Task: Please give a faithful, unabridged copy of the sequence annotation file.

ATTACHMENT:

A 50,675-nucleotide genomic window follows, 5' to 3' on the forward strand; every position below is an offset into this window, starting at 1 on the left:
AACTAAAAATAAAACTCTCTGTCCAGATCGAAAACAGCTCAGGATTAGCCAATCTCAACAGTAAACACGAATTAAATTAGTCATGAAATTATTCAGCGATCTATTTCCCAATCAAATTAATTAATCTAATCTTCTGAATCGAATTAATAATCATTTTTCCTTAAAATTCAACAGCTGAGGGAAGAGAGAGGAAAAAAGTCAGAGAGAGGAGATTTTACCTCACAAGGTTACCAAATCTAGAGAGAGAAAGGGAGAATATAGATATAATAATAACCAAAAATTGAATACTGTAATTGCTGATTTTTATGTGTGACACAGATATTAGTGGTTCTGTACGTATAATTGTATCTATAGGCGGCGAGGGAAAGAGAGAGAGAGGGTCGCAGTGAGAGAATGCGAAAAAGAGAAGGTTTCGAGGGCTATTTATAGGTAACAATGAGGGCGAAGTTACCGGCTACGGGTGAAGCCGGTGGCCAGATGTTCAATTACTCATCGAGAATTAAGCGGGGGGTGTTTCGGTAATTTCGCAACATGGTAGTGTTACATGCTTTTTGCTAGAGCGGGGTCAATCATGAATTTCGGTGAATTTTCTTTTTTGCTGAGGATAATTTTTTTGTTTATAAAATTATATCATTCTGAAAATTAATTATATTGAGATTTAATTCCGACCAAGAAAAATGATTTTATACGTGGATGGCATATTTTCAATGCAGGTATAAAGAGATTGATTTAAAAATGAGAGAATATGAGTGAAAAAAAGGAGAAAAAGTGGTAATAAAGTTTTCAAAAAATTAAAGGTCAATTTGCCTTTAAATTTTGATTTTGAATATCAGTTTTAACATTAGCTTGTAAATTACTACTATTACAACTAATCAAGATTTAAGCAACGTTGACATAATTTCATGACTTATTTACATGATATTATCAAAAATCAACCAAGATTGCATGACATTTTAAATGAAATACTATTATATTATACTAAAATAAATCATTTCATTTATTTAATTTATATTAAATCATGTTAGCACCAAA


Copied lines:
A 50,675-nucleotide genomic window follows, 5' to 3' on the forward strand; every position below is an offset into this window, starting at 1 on the left:
AACTAAAAATAAAACTCTCTGTCCAGATCGAAAACAGCTCAGGATTAGCCAATCTCAACAGTAAACACGAATTAAATTAGTCATGAAATTATTCAGCGATCTATTTCCCAATCAAATTAATTAATCTAATCTTCTGAATCGAATTAATAATCATTTTTCCTTAAAATTCAACAGCTGAGGGAAGAGAGAGGAAAAAAGTCAGAGAGAGGAGATTTTACCTCACAAGGTTACCAAATCTAGAGAGAGAAAGGGAGAATATAGATATAATAATAACCAAAAATTGAATACTGTAATTGCTGATTTTTATGTGTGACACAGATATTAGTGGTTCTGTACGTATAATTGTATCTATAGGCGGCGAGGGAAAGAGAGAGAGAGGGTCGCAGTGAGAGAATGCGAAAAAGAGAAGGTTTCGAGGGCTATTTATAGGTAACAATGAGGGCGAAGTTACCGGCTACGGGTGAAGCCGGTGGCCAGATGTTCAATTACTCATCGAGAATTAAGCGGGGGGTGTTTCGGTAATTTCGCAACATGGTAGTGTTACATGCTTTTTGCTAGAGCGGGGTCAATCATGAATTTCGGTGAATTTTCTTTTTTGCTGAGGATAATTTTTTTGTTTATAAAATTATATCATTCTGAAAATTAATTATATTGAGATTTAATTCCGACCAAGAAAAATGATTTTATACGTGGATGGCATATTTTCAATGCAGGTATAAAGAGATTGATTTAAAAATGAGAGAATATGAGTGAAAAAAAGGAGAAAAAGTGGTAATAAAGTTTTCAAAAAATTAAAGGTCAATTTGCCTTTAAATTTTGATTTTGAATATCAGTTTTAACATTAGCTTGTAAATTACTACTATTACAACTAATCAAGATTTAAGCAACGTTGACATAATTTCATGACTTATTTACATGATATTATCAAAAATCAACCAAGATTGCATGACATTTTAAATGAAATACTATTATATTATACTAAAATAAATCATTTCATTTATTTAATTTATATTAAATCATGTTAGCACCAAA